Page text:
Mum who had been back in her ‘Waiting Room’ would very quickly come back to me and say “A Wedding” and then she would smile and be off again.  Mum was fading fast and I had 4 days to keep her, 4 days to make amends for marrying without her being there – 4 days, would she make it?

A (difficult) Decision

It was a couple of days before we renewed our wedding vows and I was assisting Mum with her tablets.

‘Here you go Mum’ I said and popped her medication in her hands and helped her put it in her mouth.

Her eyes fixed on me, she was out of ‘The Waiting Room’, and she moved her tongue from side to side in her mouth and then removed every single tablet and handed them back to me.  It didn’t register what she wanted so I made attempts to give them back to her.

“Come on Mum, you have to take your meds” I smiled at her.

“I said NO” Mum said firmly, her blue eyes burning holes into mine.  She was making a stand, making a choice and asking me to respect it.

“That’s OK Mum, you don’t have to do this anymore, I shall let the doctor know” I said softly, trying to hard not to cry that my eyes were burning.

Mum suddenly became more lucid and came out of ‘The Waiting Room’ and held my hand, she was trying not to cry. “But what about you kids, will you be alright?”

I will always remember what I said to her because it took every bit of strength to give her my next response.

“Don’t you worry about us, you have taught us well and I promise you that we are all going to be just fine” I replied.

Mum stared at me, nodded, held my hand and went straight back into ‘The Waiting Room’ quicker than I have ever seen her do, in fact I could have sworn that she skipped in there with a spring in her step – she was ready for the next stage in her life.  I held her hand and she maintained a weak grip on mine and that was how we remained until my sister arrived.

December 25th 2005

“Can’t stop, I have a wedding to go to!” The vicar said cheerfully after we had done the Christmas morning carol service where my niece had stood up and sang a song for Mum.

I remember wearing this horrible nasty grey jumper and some jeans, I looked awful but I still reserve the right to have the title of ‘blushing bride’ even if it was a while since I had blushed let alone initially made my wedding vows.

My family gathered round the bed and my husband and myself stood near the vicar and we had to read our vows from the bible.

There was one moment that Mum would have loved and that was when the vicars robes knocked over a jug of water and it went everywhere, I wanted to giggle but felt that God would have kicked my arse and told me off but I know my Mum would have laughed – perhaps she did and I never saw it.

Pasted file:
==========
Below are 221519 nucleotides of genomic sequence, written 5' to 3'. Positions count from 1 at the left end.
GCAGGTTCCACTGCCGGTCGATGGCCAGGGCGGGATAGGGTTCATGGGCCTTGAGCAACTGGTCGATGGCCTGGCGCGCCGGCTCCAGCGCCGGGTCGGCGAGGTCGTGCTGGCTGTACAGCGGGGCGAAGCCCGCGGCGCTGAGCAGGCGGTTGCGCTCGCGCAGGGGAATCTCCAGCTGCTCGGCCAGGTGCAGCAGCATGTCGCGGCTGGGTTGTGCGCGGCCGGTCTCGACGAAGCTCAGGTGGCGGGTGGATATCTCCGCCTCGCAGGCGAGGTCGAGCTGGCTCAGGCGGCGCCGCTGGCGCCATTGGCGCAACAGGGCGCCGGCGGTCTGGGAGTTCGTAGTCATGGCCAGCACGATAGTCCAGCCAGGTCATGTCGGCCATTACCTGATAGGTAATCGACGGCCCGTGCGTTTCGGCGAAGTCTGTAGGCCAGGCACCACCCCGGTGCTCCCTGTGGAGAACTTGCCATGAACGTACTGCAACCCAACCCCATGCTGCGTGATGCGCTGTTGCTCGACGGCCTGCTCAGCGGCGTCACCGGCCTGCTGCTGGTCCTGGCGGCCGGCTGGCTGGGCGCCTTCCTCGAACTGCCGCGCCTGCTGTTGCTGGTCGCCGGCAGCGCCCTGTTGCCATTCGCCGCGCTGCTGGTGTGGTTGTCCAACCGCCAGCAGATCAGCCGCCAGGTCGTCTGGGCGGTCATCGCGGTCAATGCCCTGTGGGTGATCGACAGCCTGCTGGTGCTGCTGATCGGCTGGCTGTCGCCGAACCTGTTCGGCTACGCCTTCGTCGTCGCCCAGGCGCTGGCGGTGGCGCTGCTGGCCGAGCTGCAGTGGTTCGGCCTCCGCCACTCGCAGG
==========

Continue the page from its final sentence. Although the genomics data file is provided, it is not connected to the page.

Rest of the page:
Mum was barely awake, sedated from morphine and she could not be roused really.

Let me tell you that it took all my strength not to cry reading those vows and I suspect it would be the same for my family as well.  We all held on and remained composed as the vicar read out the vows and we repeated them.


Our ‘wedding day’ by Mum’s bed

At the end of the ceremony, my nephew said, “Aunty Samantha, look! Quick, look at Nana!”

I looked at Mum’s face, she was lying on her back, her eyes open and tears pouring down her cheeks – she had heard it, she had heard everything I was sure of it!

“Mum, squeeze my hand if you heard the wedding” I said to her as I held her hand, which was cold and floppy.  To my immense surprise, Mum squeezed my hand as hard as she could.

“Mum, squeeze my hand if I have made it all OK” I whispered to her, wanting to try yet wanting to stay composed – tears would upset Mum, I was sure of that.

Mum squeezed my hand so hard that I wondered where her strength came from.  “Mum, I love you” I whispered close to her ears.

“I love you too,” Mum whispered in a husky barely audible voice.

26th December 2005

Mum died peacefully at 2.40pm on 26th December 2005.  It was like she had left ‘The Waiting Room’ and had gone to her final journey, she had fought to stay with us for as long as she could now she knew we would all be OK, she felt comfortable enough to leave us.

Where did you go Mum?

The question I ask myself all the time since Mum died is ‘Where did you go?’.  I want to know where she has gone, I want to know where she is and whilst it is nice when people tell me “She can see you, she knows you miss her”; I am rather selfish as I want proof of all this.

I saw what I perceived and interpreted as ‘The Waiting Room’, is it so selfish of me to want a glimpse of what is beyond that?


Me doing Race for Life in Mum’s name


Abdel, Mum and me – healthier days and Mum always smiling!

Dedicated to my Mum whose strength in her journey taught me how to be strong myself and how not to be afraid of what life may throw at me.


Cancer is not only a disease, it is a lonely and traumatic journey that can turn your life on its head – but there is help out there and please do not be ashamed to admit that you need a helping hand to cope – either for yourself or your family.

The biggest step is deciding that you need to talk to someone and by talking to someone, you take the first step of managing the grieving process, because at the end of the day it is that – a grieving process that has to be dealt with by yourself.

Please be kind to yourself and remember that there is help out there, reach out for it and don’t be scared to ask for it.  Something I found helpful was before I went to bed each night, was to write down in a notebook exactly how I was feeling, it was random, it made no sense, it was barely readable but as my psychotherapist told me ‘If it’s on paper then it’s out of your head’ and he was right.  Then I would rip it up and throw it away and even I  was surprised at how much lighter I felt after doing it.